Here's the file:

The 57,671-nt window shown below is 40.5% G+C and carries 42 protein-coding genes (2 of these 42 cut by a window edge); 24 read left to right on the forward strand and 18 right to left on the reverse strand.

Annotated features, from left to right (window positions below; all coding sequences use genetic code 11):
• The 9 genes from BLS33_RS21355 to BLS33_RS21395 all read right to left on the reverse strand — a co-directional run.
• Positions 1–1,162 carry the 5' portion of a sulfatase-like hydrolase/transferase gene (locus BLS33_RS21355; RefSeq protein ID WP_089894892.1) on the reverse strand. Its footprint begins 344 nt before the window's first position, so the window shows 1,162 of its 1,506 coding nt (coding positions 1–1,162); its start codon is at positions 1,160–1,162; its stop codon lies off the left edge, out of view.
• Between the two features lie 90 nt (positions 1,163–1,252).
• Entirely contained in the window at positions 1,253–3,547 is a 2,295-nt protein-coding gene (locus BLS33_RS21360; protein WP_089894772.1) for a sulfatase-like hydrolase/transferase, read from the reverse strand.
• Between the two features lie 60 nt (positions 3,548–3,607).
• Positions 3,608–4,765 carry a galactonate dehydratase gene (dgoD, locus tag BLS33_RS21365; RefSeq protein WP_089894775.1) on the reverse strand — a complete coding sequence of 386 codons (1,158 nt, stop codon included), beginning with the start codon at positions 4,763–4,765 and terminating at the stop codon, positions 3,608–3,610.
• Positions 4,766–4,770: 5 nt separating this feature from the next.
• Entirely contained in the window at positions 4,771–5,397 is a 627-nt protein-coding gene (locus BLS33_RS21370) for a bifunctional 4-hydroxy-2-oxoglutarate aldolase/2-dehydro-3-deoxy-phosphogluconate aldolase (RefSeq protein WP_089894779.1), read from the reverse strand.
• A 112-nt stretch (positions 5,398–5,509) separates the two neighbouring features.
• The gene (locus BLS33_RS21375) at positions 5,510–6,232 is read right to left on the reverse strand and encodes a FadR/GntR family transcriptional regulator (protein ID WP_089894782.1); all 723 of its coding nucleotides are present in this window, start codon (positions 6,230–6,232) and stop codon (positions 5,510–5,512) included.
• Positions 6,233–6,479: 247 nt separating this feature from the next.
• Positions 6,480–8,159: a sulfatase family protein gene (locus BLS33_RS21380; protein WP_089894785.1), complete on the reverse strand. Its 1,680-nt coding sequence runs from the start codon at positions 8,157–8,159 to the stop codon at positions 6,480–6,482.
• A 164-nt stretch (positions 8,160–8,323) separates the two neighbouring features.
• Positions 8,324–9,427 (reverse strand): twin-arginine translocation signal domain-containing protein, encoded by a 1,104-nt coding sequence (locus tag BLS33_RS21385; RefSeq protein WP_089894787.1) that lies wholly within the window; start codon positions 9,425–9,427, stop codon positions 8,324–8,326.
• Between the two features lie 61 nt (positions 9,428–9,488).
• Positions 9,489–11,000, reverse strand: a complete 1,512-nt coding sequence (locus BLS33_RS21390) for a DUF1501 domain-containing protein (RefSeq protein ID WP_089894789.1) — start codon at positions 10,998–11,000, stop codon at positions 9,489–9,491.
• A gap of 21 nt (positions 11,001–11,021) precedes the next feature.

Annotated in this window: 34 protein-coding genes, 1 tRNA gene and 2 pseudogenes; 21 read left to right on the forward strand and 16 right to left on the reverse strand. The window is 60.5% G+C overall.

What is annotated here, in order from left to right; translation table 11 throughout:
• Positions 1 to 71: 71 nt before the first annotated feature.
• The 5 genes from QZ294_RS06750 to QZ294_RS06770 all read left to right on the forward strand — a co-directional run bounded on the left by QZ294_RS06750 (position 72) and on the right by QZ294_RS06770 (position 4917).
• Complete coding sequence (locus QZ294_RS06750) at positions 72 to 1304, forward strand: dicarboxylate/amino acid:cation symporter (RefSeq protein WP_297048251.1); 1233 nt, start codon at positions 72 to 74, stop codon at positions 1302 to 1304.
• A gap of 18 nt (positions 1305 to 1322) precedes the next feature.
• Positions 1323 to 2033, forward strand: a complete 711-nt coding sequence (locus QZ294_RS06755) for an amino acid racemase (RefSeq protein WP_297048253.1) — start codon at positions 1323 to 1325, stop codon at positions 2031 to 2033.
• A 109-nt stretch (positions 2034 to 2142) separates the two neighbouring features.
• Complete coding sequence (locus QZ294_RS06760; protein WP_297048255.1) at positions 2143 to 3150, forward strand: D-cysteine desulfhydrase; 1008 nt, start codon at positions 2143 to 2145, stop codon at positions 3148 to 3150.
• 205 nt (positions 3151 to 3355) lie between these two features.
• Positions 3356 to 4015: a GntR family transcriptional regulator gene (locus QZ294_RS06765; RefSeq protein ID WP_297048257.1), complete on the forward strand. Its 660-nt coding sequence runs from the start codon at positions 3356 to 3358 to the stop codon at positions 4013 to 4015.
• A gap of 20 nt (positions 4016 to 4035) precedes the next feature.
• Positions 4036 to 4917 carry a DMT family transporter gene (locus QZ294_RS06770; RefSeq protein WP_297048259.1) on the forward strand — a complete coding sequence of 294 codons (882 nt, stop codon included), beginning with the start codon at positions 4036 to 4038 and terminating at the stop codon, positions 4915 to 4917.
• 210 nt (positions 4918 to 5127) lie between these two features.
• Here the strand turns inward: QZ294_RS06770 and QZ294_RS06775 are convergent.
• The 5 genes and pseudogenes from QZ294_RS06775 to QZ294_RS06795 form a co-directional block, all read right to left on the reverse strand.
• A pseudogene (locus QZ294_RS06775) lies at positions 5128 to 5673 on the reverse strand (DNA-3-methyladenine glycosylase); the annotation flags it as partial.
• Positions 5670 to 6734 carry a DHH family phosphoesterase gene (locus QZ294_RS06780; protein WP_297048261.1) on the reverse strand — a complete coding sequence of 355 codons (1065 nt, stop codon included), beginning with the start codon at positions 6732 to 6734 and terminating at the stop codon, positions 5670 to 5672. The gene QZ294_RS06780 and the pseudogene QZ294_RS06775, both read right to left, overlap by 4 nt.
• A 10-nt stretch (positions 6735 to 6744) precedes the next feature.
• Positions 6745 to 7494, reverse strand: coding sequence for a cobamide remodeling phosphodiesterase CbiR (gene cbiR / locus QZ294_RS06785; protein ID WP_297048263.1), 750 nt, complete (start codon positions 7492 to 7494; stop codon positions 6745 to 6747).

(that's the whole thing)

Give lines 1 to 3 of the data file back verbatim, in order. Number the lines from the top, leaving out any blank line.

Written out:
The 57,671-nt window shown below is 40.5% G+C and carries 42 protein-coding genes (2 of these 42 cut by a window edge); 24 read left to right on the forward strand and 18 right to left on the reverse strand.

Annotated features, from left to right (window positions below; all coding sequences use genetic code 11):
• The 9 genes from BLS33_RS21355 to BLS33_RS21395 all read right to left on the reverse strand — a co-directional run.